- Be good to yourself. Eat well, drink your water, get physical outside and aim for more R&R when the going is especially rough. Find some time in your day – even if it is just for a few minutes, even if you have a baby at the breast – to practice some relaxation breathing.Then count your blessings and try to get a mental picture of what you want your relationship with your children to look like in the long run. Often our own childhood stuff keeps playing in our head. I recommend Harville Hendrix’ Giving the Love That Heals for some thought-provoking reading on conscious parenting. Anyways, get a picture and then you can begin to decide what you want to do. No one else can do that for you. — Anita
- Those around us – spouse, family, friends – are usually influencing our relationship with our children by their support or lack thereof. Is our stress with our children really rooted in one of our other relationships? Are we getting the physical and emotional support we need/want to handle our mothering responsibilities? Are we getting the respect and warm fuzzies we feel we deserve? Are we putting too much on our to-do list? Are we giving ourselves over to others who have great needs? Has our stay-at-home status diminished our self-esteem or increased our financial burden? Have economics or the demands of attachment parenting lead us to give up social activities or contacts?If we trust that our baby – not us, not the doctor, grandma, neighbor, friend, but the baby – is the only one that knows how much they need from us, then it’s important to look at these other factors. — Anita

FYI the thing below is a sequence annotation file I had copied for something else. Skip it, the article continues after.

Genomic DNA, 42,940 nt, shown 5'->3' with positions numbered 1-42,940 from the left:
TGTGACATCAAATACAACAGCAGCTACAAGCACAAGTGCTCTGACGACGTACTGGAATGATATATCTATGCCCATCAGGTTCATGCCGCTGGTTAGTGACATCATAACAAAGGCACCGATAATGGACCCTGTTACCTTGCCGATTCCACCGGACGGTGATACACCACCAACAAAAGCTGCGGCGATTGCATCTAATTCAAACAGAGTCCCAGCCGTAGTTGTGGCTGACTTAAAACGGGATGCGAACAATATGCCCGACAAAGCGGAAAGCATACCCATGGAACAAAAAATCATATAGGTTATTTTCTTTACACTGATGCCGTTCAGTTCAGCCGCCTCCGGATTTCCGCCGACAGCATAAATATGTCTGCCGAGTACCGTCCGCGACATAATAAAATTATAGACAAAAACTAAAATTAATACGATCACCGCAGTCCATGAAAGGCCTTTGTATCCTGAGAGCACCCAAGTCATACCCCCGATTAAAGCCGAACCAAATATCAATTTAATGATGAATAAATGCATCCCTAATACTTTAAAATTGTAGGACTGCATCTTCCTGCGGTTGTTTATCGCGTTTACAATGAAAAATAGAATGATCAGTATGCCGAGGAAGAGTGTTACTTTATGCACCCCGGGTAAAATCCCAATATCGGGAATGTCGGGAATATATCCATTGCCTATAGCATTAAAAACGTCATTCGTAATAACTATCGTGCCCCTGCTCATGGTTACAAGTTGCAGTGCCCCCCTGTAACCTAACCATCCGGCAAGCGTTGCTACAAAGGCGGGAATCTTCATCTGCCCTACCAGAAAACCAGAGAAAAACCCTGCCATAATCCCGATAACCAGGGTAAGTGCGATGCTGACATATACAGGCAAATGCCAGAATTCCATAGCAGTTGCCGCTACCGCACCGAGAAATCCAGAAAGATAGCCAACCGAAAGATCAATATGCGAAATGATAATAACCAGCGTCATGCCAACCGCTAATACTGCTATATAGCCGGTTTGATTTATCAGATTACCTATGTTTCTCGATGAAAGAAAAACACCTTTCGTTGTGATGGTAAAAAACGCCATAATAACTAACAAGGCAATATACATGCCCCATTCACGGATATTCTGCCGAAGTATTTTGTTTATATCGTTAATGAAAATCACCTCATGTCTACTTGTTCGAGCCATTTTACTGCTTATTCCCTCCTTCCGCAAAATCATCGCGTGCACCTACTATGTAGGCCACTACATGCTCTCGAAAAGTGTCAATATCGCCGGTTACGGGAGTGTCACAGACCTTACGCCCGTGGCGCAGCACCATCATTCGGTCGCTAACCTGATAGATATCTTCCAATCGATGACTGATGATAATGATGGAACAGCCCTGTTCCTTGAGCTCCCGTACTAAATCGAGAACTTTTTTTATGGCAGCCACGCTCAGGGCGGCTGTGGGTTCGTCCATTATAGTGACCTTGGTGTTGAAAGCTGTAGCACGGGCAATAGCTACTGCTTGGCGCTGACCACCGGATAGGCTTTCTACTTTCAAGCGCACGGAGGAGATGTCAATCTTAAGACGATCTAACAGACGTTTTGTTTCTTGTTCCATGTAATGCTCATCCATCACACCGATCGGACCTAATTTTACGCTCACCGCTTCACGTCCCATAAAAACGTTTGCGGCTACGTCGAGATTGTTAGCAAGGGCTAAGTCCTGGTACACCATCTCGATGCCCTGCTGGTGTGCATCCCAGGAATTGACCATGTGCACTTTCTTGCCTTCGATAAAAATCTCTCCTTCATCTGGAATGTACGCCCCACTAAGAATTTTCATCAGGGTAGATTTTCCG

- Only you can determine what your limits are and what you want/need to do for your children and yourself. When we are pushed past our personal limits, many of us experience resentment and anger. I think our children pick up on this and feel threatened. During these times, my children turn all of their energy toward keeping my attention on them. Many moms have found that this sort of thing can happen (for example) during phone calls and when they are attempting weaning. When I stop, take a deep breath and totally surrender my whole self, body and soul, to my boys, they’re usually pretty quick to let go and get on with their business. If they don’t, it doesn’t matter because by that time I am totally relaxed and focused on them and not on the stressful stuff outside our relationship. — Anita
- From a post to ParentsPlace.com (now defunct) on nursing clingy toddlers:
I have a 2.5-year-old son that just can’t get enough. There are days that he will nurse every five minutes. Thank God there are other days that he will not nurse for eight to ten hours. He eats like a horse and drinks more water than I do. His requirements are just enormous.
There are times when I just can’t stand it anymore. Like today, he has been nursing all day! Everytime I sit down there he is there sucking away. I had to have a break for a bit so I came into the lovely gated computer room for a bit. There are other times though when it doesn’t bother me at all. Then there are times that I am incredibly thankful for all the time that he nurses. My point is that I have discovered that these are my hang ups and my feelings not his. I am the adult and I should be the one with impulse control and the ability to be patient so that my son can have what he needs. He is the one who is the most important in the equation. This does not mean that I neglect myself. What this means is that I really try to follow his rhythm. If he needs to nurse, we nurse. When he is in the stages of not needing to nurse as much I take full advantage and do many of the things that I need to do to revitalize myself. He really does wax and wane and that’s what I try to remember whenever I am feeling suffocated.
The other thing that I try to remind myself of is that he will be this way for a very short time. In a few short years he’ll be embarrassed to have me around. This is such a special time with him and I want to take full advantage. We all want to seem to wish it away, make it go faster and then when it passes we are sad.